DAQ on the Lookout for Summer Ozone
Utahns once again asked to help clear the smog
Now that Utah's winter air-polluting grip is subsiding, the summer smog season is just hovering around the corner.
Like winter inversions, the weather has a lot to do with determining how much pollution we get. The months of May through September — hot sunny days with no wind cook the pollutants coming from vehicle tailpipes and industrial sources, turning them into ozone.
But Division of Air Quality scientists say the air quality rules adopted to reduce the winter particulate pollution (PM2.5) will also help crack down on smog. That's because the rules crafted to curb emissions from auto body shops, industrial products, small boilers and diesel fuel target the volatile organic compounds - known as VOCs - a precursor gas that impacts both PM2.5 and ozone
Still, chances are Utah will see some smog this summer.
"Every year is different than the last because meteorology plays a major role in air pollution," said Bryce Bird, director of DAQ. "While we are optimistic that we will continue to see improved air quality because of the rules and regulations in place, there will be times when we will be asking the public to help cut pollution on days when there are high ozone levels."
Ozone is a mix of chemicals emitted mainly from vehicle tailpipes, diesel engines and industrial sources. Ozone is formed when volatile organic compounds (VOCs) and nitrogen oxides (NOx) mix with sunlight and heat. The highest ozone concentrations usually occur between 2-8 p.m., May through September. New research studies are exploring ozone pollution during the winter months and what implications it may have to wintertime particulate problems, as well.
Ozone is reported in parts per million or ppm. The health based standard is .075 ppm and is designed to protect against longer-term exposure to ozone that can cause ongoing health effects.
Ozone can irritate the respiratory system, causing coughing, throat irritation, and/or an uncomfortable sensation in the chest. It can lower your resistance to diseases such as colds and pneumonia. Those who are most sensitive to its impacts are the very young, the elderly and those with pre-existing breathing problems. People with respiratory diseases whose lungs are more vulnerable to ozone may experience health effects earlier and at lower ozone levels than less sensitive individuals.
Ozone also makes people more sensitive to allergens, the most common triggers of asthma attacks. Even healthy adults doing heavy exercise or manual labor outdoors may experience unhealthy effects during high ozone periods. This is because, during physical activity, ozone penetrates deeper into the parts of the lungs that are more vulnerable to injury.
Studies have shown that ozone can inflame and damage the lining of the lungs. Within a few days, the damaged cells are shed and replaced - much like the skin peels after a sunburn. However, if this type of inflammation happens repeatedly over a long time period, lung tissue may become permanently scarred, resulting in less lung elasticity, permanent loss of lung function, and a lower quality of life. It is best to consult with your primary health care provider if you have specific questions about your health as it relates to ozone.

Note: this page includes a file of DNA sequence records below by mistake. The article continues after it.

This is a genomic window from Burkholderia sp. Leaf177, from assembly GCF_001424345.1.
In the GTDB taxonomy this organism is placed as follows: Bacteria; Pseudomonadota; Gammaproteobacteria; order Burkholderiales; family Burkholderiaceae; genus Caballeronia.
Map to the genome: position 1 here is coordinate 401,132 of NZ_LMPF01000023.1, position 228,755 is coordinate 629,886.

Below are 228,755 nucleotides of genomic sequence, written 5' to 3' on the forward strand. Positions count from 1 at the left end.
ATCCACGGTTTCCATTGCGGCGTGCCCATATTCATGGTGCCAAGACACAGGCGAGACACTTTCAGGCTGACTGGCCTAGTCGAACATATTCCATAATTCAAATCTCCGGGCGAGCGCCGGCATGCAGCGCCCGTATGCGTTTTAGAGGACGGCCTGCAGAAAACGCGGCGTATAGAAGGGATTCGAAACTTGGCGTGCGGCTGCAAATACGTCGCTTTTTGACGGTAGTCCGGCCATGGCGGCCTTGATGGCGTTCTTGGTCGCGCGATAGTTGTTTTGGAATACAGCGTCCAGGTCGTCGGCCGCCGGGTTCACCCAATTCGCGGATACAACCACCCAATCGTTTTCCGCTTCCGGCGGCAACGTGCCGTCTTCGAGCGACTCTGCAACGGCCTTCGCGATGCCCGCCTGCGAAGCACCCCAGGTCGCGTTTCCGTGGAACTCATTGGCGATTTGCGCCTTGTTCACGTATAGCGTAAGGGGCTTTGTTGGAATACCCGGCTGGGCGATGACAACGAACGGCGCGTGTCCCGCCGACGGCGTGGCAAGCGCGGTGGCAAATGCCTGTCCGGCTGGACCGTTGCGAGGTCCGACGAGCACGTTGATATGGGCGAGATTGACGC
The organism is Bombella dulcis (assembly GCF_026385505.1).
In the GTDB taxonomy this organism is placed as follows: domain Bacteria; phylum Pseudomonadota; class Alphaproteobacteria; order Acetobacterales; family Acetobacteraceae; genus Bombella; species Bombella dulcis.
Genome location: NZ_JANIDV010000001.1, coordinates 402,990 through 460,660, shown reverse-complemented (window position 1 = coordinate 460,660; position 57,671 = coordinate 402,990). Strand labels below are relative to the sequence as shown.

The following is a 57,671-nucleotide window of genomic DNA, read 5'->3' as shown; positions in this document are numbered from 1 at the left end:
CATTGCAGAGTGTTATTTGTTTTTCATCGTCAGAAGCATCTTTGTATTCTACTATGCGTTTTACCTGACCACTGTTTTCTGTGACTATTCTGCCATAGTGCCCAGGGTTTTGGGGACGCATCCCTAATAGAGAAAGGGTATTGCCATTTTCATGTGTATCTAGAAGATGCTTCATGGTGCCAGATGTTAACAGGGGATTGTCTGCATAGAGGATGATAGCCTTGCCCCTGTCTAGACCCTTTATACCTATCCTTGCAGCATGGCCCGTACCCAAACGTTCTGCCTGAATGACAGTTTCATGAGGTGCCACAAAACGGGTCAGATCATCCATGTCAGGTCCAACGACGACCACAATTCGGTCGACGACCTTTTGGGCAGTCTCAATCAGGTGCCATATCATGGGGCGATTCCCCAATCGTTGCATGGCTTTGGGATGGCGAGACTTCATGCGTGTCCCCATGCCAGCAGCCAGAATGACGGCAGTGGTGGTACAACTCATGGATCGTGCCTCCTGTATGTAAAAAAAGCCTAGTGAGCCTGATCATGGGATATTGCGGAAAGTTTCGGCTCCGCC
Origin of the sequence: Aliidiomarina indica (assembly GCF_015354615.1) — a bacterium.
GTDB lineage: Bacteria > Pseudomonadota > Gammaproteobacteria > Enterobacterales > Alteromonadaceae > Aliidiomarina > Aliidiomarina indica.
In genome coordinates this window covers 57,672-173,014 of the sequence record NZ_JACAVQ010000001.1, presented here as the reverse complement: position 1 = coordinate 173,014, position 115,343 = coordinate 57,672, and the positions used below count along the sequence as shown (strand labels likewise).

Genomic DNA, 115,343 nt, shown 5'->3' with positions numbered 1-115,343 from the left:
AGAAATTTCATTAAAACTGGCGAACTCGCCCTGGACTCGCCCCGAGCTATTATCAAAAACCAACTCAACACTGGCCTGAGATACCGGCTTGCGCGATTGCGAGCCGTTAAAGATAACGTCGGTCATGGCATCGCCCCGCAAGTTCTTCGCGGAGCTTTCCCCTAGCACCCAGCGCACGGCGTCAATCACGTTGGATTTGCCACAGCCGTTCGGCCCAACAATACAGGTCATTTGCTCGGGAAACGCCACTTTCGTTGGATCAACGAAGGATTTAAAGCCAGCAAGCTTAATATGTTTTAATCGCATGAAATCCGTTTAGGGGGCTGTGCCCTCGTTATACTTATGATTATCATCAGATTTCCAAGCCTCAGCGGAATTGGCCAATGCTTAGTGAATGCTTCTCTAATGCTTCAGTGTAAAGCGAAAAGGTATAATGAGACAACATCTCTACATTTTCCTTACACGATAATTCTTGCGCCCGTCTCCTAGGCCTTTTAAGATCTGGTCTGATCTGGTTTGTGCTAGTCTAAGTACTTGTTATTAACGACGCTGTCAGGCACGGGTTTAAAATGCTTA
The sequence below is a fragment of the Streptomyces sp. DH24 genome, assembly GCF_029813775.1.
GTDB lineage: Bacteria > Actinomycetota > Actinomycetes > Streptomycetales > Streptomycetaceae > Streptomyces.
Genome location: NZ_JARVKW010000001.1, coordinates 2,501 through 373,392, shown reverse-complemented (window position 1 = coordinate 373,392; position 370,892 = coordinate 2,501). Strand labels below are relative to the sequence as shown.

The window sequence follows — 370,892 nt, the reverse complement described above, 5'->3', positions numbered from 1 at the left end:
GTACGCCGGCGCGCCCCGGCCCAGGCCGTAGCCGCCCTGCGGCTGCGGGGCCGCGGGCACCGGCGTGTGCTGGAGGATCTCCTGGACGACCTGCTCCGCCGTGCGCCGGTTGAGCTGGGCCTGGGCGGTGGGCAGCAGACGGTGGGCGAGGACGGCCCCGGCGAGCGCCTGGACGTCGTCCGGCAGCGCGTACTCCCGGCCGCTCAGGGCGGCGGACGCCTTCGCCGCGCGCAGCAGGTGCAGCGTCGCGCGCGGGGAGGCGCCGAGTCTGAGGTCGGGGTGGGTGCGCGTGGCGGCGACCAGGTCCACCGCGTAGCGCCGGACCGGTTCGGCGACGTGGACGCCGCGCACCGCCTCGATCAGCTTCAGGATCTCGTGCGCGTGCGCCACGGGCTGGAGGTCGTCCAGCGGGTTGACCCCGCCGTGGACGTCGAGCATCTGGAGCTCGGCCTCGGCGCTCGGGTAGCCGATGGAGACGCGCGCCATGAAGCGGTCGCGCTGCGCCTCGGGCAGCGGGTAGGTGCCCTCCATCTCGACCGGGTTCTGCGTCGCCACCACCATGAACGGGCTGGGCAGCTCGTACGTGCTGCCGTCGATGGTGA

What You Can Do
DAQ calls for Voluntary Action when exceptionally high concentrations of ground-level ozone are forecasted. Because air pollution from vehicles accounts for more than half of the air pollution along the Wasatch Front, the best choice you can make during the summer months is to leave your vehicle parked for the day and look for other ways to get around.
By simply parking your vehicle for one day, the average driver would keep just over ¼ pound of reduced pollutants to ozone precursors alone out of the air. While that may not seem like much, if every driver along the Wasatch Front would park his/her vehicle for one day per week, emissions would decrease by 125 tons per week. Some alternatives to driving include:
- Public transit
- Active transportation (walking or biking)
- Teleworking (conference calling, video conferencing or working from an off-site location)
If you can't leave your vehicle parked, help ensure you’re driving smarter. You can do this by:
- Carpooling and vanpooling
- Trip chaining
- Skip the trip (plan ahead to bring a lunch or grocery shop once each week rather than a few times for a few items)
- Alternative and flexible work schedules
- Refrain from filling your vehicle gas tank unless levels are low
Other things help as well, such as:
- Refrain from mowing until after sundown; better yet, skip it for the day
- Conserve electricity. Don't overcool your home, and turn off lights and appliances that aren't in use. Wash laundry and dishes with full loads
- Don't paint your house exterior or use cleaning solvent outdoors
To protect your health from ozone:
- Limit outdoor exercise to early morning or after sundown
- Try to stay indoors if you have asthma or other respiratory problems
- Limit outdoor exposure for small children during peak ozone periods
This article was written by Bethany Hyatt, Communications Specialist in the Office of Planning and Public Affairs.